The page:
Crocodile Monitor's One Weird Trick to Deal with Food: Bonks Head Against Wall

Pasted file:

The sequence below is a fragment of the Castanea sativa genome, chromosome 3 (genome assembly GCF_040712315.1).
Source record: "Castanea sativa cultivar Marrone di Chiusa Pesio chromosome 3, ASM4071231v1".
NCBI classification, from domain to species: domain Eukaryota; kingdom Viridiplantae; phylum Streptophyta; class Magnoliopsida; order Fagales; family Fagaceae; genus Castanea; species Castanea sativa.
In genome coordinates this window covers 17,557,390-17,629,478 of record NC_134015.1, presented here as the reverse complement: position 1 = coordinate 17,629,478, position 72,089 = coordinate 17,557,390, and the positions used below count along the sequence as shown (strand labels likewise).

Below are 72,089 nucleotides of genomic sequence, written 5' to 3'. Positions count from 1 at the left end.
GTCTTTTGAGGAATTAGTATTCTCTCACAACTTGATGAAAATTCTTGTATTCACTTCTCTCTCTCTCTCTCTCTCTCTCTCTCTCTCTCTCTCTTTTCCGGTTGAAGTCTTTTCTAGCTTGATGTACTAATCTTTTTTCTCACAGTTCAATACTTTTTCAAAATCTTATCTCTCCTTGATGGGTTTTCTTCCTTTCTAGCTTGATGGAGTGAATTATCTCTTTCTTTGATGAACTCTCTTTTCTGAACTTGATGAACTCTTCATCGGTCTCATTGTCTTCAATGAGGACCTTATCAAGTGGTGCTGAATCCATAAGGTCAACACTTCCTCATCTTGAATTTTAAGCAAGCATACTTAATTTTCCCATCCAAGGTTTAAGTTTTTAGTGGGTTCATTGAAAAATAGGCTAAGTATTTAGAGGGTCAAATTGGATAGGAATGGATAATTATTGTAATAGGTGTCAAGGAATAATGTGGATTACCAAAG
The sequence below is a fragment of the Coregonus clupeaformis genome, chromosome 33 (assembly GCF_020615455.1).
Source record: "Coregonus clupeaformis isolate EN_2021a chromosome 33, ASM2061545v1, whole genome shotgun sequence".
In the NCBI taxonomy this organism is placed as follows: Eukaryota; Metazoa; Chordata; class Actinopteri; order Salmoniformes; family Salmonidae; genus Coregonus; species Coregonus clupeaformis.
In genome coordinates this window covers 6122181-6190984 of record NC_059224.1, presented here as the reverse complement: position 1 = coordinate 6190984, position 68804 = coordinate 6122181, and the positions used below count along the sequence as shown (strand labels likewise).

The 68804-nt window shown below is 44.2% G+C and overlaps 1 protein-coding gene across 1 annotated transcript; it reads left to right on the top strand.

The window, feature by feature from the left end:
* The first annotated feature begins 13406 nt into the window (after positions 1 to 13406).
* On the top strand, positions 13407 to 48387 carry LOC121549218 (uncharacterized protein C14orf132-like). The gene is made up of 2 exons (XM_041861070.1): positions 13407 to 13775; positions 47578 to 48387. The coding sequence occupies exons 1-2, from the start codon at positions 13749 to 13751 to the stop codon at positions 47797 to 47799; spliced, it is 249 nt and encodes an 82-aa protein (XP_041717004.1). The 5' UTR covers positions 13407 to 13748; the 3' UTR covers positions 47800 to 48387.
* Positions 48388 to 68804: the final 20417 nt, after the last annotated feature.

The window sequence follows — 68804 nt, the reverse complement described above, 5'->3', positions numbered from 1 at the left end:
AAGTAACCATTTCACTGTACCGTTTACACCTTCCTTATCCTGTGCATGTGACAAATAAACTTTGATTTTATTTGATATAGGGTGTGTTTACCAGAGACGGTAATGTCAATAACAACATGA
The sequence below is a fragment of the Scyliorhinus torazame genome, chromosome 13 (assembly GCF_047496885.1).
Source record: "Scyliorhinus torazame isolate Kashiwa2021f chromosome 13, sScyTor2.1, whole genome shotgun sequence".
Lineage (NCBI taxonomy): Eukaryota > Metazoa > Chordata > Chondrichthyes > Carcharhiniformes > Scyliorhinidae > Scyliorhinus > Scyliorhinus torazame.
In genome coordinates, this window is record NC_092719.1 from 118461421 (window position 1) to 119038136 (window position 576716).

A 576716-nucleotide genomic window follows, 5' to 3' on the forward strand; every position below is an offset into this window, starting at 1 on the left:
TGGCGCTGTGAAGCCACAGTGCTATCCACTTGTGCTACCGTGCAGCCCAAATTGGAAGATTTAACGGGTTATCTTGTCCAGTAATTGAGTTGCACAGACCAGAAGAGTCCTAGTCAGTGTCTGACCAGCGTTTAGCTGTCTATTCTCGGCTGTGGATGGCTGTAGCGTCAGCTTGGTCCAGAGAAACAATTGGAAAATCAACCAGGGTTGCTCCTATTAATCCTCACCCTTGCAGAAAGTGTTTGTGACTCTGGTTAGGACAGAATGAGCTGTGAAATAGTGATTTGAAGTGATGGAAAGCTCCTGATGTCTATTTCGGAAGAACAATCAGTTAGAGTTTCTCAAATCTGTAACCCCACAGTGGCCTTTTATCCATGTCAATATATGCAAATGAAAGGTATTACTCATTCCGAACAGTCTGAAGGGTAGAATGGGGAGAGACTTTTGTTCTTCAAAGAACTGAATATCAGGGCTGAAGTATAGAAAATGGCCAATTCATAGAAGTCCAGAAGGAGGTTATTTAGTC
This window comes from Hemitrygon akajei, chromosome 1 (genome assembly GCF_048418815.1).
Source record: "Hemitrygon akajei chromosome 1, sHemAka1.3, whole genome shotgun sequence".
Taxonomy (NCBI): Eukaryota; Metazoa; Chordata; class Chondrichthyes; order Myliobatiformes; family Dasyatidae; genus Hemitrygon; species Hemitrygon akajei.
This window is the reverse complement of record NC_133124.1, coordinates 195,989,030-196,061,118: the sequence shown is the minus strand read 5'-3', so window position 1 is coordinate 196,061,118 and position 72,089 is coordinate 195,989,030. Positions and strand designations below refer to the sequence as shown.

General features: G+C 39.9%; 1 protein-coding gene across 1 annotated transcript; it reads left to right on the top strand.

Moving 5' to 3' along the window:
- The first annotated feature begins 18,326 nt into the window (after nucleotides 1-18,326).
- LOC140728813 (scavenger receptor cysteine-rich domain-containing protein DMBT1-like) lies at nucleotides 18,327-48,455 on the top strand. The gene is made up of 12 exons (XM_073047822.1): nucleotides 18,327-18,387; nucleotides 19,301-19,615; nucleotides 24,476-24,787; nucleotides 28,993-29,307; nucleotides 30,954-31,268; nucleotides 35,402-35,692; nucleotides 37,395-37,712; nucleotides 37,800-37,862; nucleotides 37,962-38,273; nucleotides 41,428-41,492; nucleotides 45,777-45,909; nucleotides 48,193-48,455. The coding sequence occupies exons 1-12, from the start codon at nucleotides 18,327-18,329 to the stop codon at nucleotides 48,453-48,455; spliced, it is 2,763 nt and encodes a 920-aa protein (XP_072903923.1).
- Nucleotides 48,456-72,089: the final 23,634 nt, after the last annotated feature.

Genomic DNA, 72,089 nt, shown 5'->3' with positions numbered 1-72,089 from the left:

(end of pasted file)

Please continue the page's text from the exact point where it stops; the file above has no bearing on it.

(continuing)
Lizards gulp prey whole. Adult prey is dispatched in jaws. Health insurance is available for exotic pets for health or injury, as per end of video. Shop around. Make sure to take care of your pets. This video focuses on the science of reptile behavior that supported a master's thesis in zoology. Video is made public for the citation for junior high school, and high school science reports. Also recommended for college and graduate level source citation for zoological biostatistics. Video taken on January 27, 2008 of a Crocodile monitor (Varanus salvadorii) eating a feeder rodent. In name only, this is a monitor lizard, not to be confused with an actual crocodile. Two points of this video. One, predatory reptiles generally know instinctively to avoid wasting resources in dispatching small and harmless prey; and two, this video demonstrates how predatory lizards devour prey by a common method of "grab and gulp". Monitor lizards are opportunistic predators. These lizards eat carrion, but like most monitors, their diet is largely made up of invertebrates and small mammals. Crocodile monitors are a species of monitor lizard, which is native to New Guinea. It is also known by the names Papua(n) monitor, Salvadori's monitor and artellia. The largest monitor lizard in New Guinea, and is believed to be one of the longest lizards in the world, having a long whip-like tail, a total body length up to 8 feet (244 cm) and in some cases may exceed the length of the world's largest (heaviest) lizard, the Komodo dragon. Filmed with the University of Guadalajara for Biological and Agricultural Sciences, the division of Biological and Environmental Science Division, at the department of Botany and Zoology.

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